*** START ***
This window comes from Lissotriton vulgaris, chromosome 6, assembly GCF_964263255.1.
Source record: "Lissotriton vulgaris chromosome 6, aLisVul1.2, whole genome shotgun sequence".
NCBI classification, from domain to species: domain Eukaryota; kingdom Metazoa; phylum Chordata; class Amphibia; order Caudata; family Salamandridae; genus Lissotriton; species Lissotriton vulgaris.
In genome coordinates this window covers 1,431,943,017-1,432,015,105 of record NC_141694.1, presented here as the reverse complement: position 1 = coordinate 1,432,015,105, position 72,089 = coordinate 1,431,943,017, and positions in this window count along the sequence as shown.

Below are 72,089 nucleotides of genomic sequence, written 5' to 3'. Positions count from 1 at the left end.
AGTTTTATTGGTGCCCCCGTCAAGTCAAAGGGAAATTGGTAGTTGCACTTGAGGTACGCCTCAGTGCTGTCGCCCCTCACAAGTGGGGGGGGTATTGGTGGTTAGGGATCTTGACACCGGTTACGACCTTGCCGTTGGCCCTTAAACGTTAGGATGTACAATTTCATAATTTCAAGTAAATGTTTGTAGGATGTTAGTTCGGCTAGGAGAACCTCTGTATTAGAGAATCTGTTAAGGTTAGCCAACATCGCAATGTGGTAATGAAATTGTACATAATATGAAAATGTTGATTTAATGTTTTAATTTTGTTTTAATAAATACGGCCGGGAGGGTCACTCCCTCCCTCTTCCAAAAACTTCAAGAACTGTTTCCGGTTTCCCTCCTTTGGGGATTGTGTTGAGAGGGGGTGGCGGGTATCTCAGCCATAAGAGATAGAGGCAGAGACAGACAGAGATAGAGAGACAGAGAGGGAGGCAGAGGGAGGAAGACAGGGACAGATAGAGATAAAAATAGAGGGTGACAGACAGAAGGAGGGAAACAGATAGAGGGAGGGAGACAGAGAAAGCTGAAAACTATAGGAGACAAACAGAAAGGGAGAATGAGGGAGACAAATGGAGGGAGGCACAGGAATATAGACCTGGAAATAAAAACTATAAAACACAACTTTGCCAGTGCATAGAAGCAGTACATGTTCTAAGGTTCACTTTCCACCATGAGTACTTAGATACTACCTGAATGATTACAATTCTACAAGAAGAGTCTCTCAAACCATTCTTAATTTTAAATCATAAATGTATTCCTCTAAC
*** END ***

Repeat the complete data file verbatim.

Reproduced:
This window comes from Lissotriton vulgaris, chromosome 6, assembly GCF_964263255.1.
Source record: "Lissotriton vulgaris chromosome 6, aLisVul1.2, whole genome shotgun sequence".
NCBI classification, from domain to species: domain Eukaryota; kingdom Metazoa; phylum Chordata; class Amphibia; order Caudata; family Salamandridae; genus Lissotriton; species Lissotriton vulgaris.
In genome coordinates this window covers 1,431,943,017-1,432,015,105 of record NC_141694.1, presented here as the reverse complement: position 1 = coordinate 1,432,015,105, position 72,089 = coordinate 1,431,943,017, and positions in this window count along the sequence as shown.

Below are 72,089 nucleotides of genomic sequence, written 5' to 3'. Positions count from 1 at the left end.
AGTTTTATTGGTGCCCCCGTCAAGTCAAAGGGAAATTGGTAGTTGCACTTGAGGTACGCCTCAGTGCTGTCGCCCCTCACAAGTGGGGGGGGTATTGGTGGTTAGGGATCTTGACACCGGTTACGACCTTGCCGTTGGCCCTTAAACGTTAGGATGTACAATTTCATAATTTCAAGTAAATGTTTGTAGGATGTTAGTTCGGCTAGGAGAACCTCTGTATTAGAGAATCTGTTAAGGTTAGCCAACATCGCAATGTGGTAATGAAATTGTACATAATATGAAAATGTTGATTTAATGTTTTAATTTTGTTTTAATAAATACGGCCGGGAGGGTCACTCCCTCCCTCTTCCAAAAACTTCAAGAACTGTTTCCGGTTTCCCTCCTTTGGGGATTGTGTTGAGAGGGGGTGGCGGGTATCTCAGCCATAAGAGATAGAGGCAGAGACAGACAGAGATAGAGAGACAGAGAGGGAGGCAGAGGGAGGAAGACAGGGACAGATAGAGATAAAAATAGAGGGTGACAGACAGAAGGAGGGAAACAGATAGAGGGAGGGAGACAGAGAAAGCTGAAAACTATAGGAGACAAACAGAAAGGGAGAATGAGGGAGACAAATGGAGGGAGGCACAGGAATATAGACCTGGAAATAAAAACTATAAAACACAACTTTGCCAGTGCATAGAAGCAGTACATGTTCTAAGGTTCACTTTCCACCATGAGTACTTAGATACTACCTGAATGATTACAATTCTACAAGAAGAGTCTCTCAAACCATTCTTAATTTTAAATCATAAATGTATTCCTCTAAC